Human Resources

From employment law to compensation and benefits, FMLA and hiring and firing and more, Business Management Daily provides comprehensive Human Resources updates.

Discover how your colleagues – and competitors – are dealing with discrimination and harassment, employment law, benefits programs, and more.

When employees are "unbanked"—i.e., they don’t have bank accounts into which your organization can deposit their wages—they’re more likely to quickly jump ship for another job. To serve the nation’s 56 million citizens who don’t have traditional bank accounts, more organizations are using payroll cards, which are being credited with reducing turnover as well ...

When you learn that an employee may have committed a crime or other offense that’s serious enough to warrant termination, you’ll naturally want to investigate before making a final decision. ...

Employee assistance programs (EAPs) can help employees regain an edge lost to problems like alcohol abuse. But it’s a good idea to keep mum about an employee’s participation in the EAP ...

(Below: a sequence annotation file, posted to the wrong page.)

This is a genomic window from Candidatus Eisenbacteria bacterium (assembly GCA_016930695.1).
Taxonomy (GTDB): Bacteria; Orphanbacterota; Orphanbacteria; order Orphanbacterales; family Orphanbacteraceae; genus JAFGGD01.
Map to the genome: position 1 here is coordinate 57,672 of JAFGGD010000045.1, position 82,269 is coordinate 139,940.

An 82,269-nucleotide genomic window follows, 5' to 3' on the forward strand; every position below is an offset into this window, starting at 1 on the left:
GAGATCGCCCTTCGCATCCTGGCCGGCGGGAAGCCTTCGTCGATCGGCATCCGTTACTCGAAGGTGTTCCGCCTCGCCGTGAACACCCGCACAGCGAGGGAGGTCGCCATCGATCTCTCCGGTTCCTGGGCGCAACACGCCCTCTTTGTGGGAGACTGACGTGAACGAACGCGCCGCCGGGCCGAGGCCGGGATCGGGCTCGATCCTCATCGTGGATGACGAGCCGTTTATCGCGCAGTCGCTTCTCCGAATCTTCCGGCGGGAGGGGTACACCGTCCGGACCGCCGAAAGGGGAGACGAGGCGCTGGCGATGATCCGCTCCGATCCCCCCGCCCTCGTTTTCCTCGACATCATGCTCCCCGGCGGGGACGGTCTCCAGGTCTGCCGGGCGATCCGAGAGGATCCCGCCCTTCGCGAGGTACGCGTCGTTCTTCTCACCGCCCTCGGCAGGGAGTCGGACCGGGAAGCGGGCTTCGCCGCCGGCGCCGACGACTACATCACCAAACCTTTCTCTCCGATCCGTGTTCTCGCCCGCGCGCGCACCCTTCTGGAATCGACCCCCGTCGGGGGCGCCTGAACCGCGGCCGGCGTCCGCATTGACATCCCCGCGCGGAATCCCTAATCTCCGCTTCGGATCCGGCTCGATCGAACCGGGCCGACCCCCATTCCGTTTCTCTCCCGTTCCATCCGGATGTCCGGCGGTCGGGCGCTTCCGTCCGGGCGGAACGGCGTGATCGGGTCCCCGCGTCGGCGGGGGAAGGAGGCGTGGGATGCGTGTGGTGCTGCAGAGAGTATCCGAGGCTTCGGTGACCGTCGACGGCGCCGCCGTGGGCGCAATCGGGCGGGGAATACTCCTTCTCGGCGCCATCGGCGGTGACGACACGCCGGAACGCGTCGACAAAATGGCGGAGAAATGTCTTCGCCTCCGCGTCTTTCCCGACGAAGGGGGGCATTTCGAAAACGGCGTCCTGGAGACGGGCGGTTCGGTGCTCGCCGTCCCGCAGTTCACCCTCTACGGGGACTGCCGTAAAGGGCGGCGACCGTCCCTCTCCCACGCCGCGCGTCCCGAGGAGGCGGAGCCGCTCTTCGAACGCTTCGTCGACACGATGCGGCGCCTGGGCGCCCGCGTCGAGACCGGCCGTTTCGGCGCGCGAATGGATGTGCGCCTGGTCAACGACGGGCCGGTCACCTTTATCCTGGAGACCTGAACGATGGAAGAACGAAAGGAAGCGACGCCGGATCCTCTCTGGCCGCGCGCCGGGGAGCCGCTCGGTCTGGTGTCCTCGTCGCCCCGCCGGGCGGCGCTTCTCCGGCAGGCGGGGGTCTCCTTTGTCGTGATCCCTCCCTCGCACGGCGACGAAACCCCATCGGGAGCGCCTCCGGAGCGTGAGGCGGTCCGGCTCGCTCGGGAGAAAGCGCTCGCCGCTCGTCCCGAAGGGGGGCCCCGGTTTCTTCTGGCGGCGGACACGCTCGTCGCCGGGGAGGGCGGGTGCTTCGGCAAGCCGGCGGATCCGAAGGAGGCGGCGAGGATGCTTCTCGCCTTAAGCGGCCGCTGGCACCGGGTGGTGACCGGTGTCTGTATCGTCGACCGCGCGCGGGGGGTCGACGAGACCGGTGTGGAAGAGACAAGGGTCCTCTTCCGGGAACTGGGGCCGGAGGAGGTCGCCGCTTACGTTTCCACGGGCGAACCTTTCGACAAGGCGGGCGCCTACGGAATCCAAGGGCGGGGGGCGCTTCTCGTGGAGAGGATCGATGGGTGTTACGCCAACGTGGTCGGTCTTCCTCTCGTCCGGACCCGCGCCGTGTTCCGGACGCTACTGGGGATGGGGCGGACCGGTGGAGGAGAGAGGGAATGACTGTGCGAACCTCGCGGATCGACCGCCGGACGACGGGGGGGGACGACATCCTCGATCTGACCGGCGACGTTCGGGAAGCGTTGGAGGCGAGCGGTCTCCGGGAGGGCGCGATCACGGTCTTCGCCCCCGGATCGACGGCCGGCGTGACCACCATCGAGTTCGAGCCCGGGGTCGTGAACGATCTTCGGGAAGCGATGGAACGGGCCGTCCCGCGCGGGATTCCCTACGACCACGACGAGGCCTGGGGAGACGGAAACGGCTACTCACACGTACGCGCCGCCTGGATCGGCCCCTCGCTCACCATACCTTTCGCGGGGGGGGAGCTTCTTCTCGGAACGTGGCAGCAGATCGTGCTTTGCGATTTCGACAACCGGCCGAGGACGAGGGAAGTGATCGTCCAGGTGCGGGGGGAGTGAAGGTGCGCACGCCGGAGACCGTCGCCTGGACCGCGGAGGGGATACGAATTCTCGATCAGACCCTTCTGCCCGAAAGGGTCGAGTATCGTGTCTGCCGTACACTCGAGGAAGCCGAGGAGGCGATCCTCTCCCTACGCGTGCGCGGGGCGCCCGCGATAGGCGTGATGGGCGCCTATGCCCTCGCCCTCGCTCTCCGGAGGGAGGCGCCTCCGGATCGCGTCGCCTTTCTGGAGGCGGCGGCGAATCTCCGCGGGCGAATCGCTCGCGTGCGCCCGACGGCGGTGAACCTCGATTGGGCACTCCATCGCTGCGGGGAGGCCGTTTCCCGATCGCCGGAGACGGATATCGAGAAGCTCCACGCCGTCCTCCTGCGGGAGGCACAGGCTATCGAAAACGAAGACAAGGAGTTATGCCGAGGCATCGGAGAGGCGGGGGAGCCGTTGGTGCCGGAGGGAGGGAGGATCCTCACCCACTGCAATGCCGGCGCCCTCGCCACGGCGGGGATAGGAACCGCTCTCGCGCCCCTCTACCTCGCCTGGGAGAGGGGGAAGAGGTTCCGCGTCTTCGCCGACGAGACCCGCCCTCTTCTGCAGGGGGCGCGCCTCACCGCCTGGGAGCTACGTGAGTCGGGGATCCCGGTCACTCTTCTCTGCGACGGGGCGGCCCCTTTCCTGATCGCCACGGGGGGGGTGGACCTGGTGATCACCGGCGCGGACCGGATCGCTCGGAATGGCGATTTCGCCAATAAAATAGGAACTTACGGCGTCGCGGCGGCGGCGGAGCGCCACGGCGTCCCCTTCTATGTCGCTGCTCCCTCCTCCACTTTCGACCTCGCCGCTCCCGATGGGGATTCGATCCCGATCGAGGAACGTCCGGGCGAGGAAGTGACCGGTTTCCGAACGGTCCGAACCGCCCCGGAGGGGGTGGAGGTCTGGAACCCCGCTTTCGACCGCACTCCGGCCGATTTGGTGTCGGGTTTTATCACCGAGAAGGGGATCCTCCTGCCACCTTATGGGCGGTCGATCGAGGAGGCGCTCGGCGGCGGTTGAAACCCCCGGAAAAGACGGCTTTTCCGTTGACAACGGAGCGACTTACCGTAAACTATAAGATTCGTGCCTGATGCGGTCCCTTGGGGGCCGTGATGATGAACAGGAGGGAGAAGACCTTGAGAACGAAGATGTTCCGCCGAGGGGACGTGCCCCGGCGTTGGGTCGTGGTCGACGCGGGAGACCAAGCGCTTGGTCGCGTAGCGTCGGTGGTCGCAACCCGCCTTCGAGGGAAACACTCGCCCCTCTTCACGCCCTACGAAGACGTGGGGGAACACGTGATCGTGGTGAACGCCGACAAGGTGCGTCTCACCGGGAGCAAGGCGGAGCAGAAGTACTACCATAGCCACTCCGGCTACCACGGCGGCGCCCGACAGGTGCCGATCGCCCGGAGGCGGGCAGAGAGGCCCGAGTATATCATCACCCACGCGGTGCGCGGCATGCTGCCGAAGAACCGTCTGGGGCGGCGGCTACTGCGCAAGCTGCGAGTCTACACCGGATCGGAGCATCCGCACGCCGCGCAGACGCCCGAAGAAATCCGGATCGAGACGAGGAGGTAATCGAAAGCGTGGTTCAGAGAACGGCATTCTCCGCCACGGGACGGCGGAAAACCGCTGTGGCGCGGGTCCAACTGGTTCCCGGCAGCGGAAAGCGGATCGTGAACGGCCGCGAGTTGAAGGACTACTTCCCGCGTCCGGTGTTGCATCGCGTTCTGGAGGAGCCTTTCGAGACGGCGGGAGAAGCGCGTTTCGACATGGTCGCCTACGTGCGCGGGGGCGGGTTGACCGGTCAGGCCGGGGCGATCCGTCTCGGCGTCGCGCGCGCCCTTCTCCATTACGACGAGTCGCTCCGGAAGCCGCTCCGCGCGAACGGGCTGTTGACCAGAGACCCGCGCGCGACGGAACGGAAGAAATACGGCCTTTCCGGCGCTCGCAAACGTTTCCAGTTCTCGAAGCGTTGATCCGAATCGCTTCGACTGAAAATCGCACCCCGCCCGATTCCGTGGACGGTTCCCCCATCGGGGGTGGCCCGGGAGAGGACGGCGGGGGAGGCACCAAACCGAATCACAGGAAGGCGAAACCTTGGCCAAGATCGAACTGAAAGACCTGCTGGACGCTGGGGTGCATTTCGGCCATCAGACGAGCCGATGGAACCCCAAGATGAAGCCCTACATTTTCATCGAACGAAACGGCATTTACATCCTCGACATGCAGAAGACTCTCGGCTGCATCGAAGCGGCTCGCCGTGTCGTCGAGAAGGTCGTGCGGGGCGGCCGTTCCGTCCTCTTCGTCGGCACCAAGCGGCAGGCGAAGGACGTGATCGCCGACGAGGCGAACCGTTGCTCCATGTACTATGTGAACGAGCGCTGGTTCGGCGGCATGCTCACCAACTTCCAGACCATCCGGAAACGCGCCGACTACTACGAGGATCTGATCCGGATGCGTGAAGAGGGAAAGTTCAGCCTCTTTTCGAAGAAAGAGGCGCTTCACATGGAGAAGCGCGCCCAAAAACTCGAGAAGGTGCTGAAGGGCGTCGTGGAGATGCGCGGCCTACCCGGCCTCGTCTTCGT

A former waiter at restaurant Jean Georges, located in the Trump Towers, has filed a federal lawsuit claiming the chef de cuisine and other employees harassed him after learning he was gay ...

Unions are making headway in Florida, a state that the national unions once considered “unwinnable” ...

Q. We use a timecard punch-in/punch-out system. If an employee forgets to punch in, and we manually do it, do any labor laws apply? —B.B., New York

Q. Our business recently was forced to implement layoffs—and most remaining employees walked off the job. All were given a COBRA notice, but only one chose to take the coverage. Since this was a group insurance policy and only one person will now be insured, the insurer is cancelling our policy. What's our responsibility to that ex-employee? —G.B., Texas

Q. We recently lost a union election, 6-3. What can employees who did not want any part of the union do now? Is there any way for them to get out of this? —K.F., Pennsylvania

Q. We have a few employees who started working for us more than 20 years ago, before the I-9 rules took effect. I don't have an I-9 on file for these folks. Should I? —S.I., New York

If you're like most employers, you breathe a little easier when 180 days have passed since you discharged an employee. You know that's how long fired workers have to file a complaint with either the EEOC or the Texas Workforce Commission if they are bringing a claim under the Texas Labor Code ...